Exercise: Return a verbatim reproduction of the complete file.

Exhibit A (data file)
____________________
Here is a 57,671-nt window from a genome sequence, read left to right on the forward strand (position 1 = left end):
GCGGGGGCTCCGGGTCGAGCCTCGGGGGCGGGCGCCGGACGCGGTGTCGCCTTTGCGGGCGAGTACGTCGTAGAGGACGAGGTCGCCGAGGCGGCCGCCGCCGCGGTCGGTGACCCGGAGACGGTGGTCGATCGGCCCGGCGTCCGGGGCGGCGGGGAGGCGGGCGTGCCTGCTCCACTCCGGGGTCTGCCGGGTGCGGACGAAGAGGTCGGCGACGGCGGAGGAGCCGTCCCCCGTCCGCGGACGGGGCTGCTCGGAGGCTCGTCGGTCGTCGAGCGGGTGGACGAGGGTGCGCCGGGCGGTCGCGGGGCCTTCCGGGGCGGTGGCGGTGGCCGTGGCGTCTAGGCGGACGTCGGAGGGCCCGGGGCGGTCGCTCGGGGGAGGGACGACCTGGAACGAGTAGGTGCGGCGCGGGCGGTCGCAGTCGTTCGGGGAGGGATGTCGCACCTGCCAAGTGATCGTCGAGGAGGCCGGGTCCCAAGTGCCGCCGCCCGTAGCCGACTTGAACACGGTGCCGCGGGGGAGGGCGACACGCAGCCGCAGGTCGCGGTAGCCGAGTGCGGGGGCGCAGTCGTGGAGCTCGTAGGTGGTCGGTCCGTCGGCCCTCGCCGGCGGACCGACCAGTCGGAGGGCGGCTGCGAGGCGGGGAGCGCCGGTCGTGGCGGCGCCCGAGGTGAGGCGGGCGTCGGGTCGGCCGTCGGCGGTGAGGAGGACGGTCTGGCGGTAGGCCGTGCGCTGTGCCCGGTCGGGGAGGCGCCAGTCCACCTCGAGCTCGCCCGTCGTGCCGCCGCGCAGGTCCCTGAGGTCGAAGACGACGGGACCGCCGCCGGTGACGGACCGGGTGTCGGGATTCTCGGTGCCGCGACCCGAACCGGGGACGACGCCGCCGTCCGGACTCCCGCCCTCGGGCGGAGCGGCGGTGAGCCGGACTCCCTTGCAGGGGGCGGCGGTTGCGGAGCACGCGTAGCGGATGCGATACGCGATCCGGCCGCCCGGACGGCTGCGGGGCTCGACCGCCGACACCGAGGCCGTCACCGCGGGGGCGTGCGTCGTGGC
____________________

Here is a 57,671-nt window from a genome sequence, read left to right on the forward strand (position 1 = left end):
GCGGGGGCTCCGGGTCGAGCCTCGGGGGCGGGCGCCGGACGCGGTGTCGCCTTTGCGGGCGAGTACGTCGTAGAGGACGAGGTCGCCGAGGCGGCCGCCGCCGCGGTCGGTGACCCGGAGACGGTGGTCGATCGGCCCGGCGTCCGGGGCGGCGGGGAGGCGGGCGTGCCTGCTCCACTCCGGGGTCTGCCGGGTGCGGACGAAGAGGTCGGCGACGGCGGAGGAGCCGTCCCCCGTCCGCGGACGGGGCTGCTCGGAGGCTCGTCGGTCGTCGAGCGGGTGGACGAGGGTGCGCCGGGCGGTCGCGGGGCCTTCCGGGGCGGTGGCGGTGGCCGTGGCGTCTAGGCGGACGTCGGAGGGCCCGGGGCGGTCGCTCGGGGGAGGGACGACCTGGAACGAGTAGGTGCGGCGCGGGCGGTCGCAGTCGTTCGGGGAGGGATGTCGCACCTGCCAAGTGATCGTCGAGGAGGCCGGGTCCCAAGTGCCGCCGCCCGTAGCCGACTTGAACACGGTGCCGCGGGGGAGGGCGACACGCAGCCGCAGGTCGCGGTAGCCGAGTGCGGGGGCGCAGTCGTGGAGCTCGTAGGTGGTCGGTCCGTCGGCCCTCGCCGGCGGACCGACCAGTCGGAGGGCGGCTGCGAGGCGGGGAGCGCCGGTCGTGGCGGCGCCCGAGGTGAGGCGGGCGTCGGGTCGGCCGTCGGCGGTGAGGAGGACGGTCTGGCGGTAGGCCGTGCGCTGTGCCCGGTCGGGGAGGCGCCAGTCCACCTCGAGCTCGCCCGTCGTGCCGCCGCGCAGGTCCCTGAGGTCGAAGACGACGGGACCGCCGCCGGTGACGGACCGGGTGTCGGGATTCTCGGTGCCGCGACCCGAACCGGGGACGACGCCGCCGTCCGGACTCCCGCCCTCGGGCGGAGCGGCGGTGAGCCGGACTCCCTTGCAGGGGGCGGCGGTTGCGGAGCACGCGTAGCGGATGCGATACGCGATCCGGCCGCCCGGACGGCTGCGGGGCTCGACCGCCGACACCGAGGCCGTCACCGCGGGGGCGTGCGTCGTGGC